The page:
‘Unsinkable’ Yachts Touted as Noah’s Arks by Doomsday Author
By Eric Spitznagel
Feb. 24 (Bloomberg) -- Fans and owners of ETAP Yachting boats noticed something peculiar on the brand’s website late last year. While new ETAPs haven’t been produced, or sold commercially in the U.S., since early 2009 when the former owner of the Belgian product line declared bankruptcy, the site appeared to have been newly updated.
First there was the mood music
, “The Last Farewell” by Roger Whittaker, with lyrics about “death and darkness” and sailing into hell, Bloomberg Businessweek reports in its Feb. 27 issue.
Even more salient was a passage
on the home page, under the heading “How to survive 2012?” The text -- since moved to the news section -- warned of a “tidal wave” that can be escaped only if “present and future owners” of ETAP yachts work together and save enough people “to start a new civilization.”
On online yachting sites such as ETAP Owners’ Association Forum, speculation and confusion arose over what had happened. Some people wondered whether the brand’s website had been hacked.
Those who delved deeper into ETAP’s revamped Internet
pages found links to the website of Patrick Geryl, a Belgian author and doomsday proselytizer.
By Geryl’s estimation, a reversal of Earth’s magnetic field should be happening around the time the Mayan calendar ends -- on Dec. 21 this year. That would lead, in his words, to “pure unimaginable horror,” which could take the form of nuclear meltdown, volcano eruptions and -- of particular interest to ETAP owners -- flooding of biblical proportions.
Geryl’s enthusiasm for all things ETAP reads like a sales pitch
“ETAP is the only producer in the world of comfortable, unsinkable yachts,” he wrote in his book “How to Survive 2012” (Adventures Unlimited Press, 2007). Geryl, who lives in Antwerp, Belgium, says he wasn’t paid for his promotion. “I only do it because they are the best and there are no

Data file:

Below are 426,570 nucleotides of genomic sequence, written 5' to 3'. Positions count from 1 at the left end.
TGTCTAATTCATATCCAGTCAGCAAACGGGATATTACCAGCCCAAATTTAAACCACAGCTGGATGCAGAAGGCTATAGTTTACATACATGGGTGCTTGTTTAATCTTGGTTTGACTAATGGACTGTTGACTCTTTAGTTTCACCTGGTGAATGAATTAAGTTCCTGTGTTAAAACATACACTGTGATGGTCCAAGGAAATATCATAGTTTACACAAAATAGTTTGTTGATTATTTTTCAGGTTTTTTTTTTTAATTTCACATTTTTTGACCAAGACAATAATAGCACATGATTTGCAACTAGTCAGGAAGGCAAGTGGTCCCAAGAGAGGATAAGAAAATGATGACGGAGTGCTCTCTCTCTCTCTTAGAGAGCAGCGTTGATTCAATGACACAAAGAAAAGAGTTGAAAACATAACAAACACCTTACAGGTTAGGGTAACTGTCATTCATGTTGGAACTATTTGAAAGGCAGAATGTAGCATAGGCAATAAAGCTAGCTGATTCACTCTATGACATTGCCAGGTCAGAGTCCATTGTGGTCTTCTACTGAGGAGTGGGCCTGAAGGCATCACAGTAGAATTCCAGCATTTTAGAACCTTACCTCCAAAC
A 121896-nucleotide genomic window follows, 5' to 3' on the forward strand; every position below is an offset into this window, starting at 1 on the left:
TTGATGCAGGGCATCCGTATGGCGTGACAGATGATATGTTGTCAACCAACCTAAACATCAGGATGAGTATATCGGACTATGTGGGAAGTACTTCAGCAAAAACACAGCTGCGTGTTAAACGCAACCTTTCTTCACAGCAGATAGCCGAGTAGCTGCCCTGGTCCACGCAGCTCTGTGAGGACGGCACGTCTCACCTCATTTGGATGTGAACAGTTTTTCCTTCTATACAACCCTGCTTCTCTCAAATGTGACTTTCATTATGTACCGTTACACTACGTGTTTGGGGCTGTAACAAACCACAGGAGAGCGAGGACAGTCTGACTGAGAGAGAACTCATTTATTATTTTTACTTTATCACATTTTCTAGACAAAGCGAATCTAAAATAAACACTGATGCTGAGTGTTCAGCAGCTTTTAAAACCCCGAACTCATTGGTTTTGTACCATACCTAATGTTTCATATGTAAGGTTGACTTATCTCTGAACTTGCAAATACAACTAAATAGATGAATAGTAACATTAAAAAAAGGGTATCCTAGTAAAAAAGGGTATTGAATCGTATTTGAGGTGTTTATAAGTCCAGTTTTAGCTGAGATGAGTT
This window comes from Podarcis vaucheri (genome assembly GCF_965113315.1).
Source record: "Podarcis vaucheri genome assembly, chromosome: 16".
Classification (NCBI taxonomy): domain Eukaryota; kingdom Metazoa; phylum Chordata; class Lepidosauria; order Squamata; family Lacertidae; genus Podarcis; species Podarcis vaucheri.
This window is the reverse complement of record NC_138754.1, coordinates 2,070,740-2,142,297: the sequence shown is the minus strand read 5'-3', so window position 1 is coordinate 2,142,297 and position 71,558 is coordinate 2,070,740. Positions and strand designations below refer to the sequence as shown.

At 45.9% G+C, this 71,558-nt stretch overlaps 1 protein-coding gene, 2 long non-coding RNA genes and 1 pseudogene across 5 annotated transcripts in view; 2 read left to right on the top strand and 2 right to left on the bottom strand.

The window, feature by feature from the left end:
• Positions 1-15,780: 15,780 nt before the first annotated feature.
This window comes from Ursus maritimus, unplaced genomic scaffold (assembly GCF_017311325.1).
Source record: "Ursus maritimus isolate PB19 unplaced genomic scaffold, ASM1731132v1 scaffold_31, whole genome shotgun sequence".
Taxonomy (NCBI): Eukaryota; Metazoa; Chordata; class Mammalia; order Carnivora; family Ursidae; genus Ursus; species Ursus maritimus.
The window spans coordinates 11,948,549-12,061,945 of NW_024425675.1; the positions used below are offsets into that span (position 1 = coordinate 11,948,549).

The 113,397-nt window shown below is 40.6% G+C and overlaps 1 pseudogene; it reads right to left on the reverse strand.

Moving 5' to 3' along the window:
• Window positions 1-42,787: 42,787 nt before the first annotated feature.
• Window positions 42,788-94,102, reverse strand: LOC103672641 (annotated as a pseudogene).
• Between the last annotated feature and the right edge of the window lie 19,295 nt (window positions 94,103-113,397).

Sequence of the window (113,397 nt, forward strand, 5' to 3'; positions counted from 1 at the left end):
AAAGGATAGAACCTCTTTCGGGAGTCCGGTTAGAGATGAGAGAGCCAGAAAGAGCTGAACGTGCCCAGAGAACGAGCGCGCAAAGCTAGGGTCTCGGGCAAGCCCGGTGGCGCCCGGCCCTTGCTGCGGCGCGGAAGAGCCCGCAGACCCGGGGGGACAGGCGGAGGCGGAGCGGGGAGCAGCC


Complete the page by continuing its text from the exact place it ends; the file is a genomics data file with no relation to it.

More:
alternatives,” he says. “This is for the survival of humanity.” He says he probably won’t be on an ETAP yacht come December. “I get very easily seasick,” he says with a laugh. He plans to ride out the apocalypse in a bunker in the Drakensberg mountain region of South Africa
Geryl’s relationship with ETAP began years ago, when he discussed the boats on TV news shows in Europe
with representatives of M.I.C. Industries NV, the Lokeren, Belgium-based technical-products maker that currently owns the ETAP brand. Toni De Pape, manager at M.I.C., says he sees nothing unusual about featuring endorsements for ETAP on its website, even if they happen to be from survivalists. While it wasn’t M.I.C.’s intention to make Geryl the spokesman for ETAP,
“whatever helps our brand is OK with us,” he says.
It’s a second chapter for the yachting brand. Founded in 1970 by a Belgian entrepreneur named Norbert Joris, ETAP was a lighting
supplier whose name means, in English
, Electro- Technical Apparatus.
ETAP became a maker of boats that won praise as being ahead of their time. They feature a hull-within-a-hull design. The gap in between the hulls is filled with a nonporous polyurethane
foam, making it almost impossible for the inner hull
to fill with water
, according to ETAP. As the company’s reputation grew, so did its ambition.
“They started making bigger and bigger boats,” says David Morris, new-boat sales manager at Tollesbury Marina in Essex, England
, and an ETAP broker for 12 years. “The volume of sales started to decrease. They just weren’t able to cover the costs.”
A German company bought ETAP in 2008 and went bankrupt the next year. M.I.C. then purchased the ETAP name, along with the factory molds and design instructions, for an undisclosed sum. Rebuilding the brand should have been easy for M.I.C., according to Morris.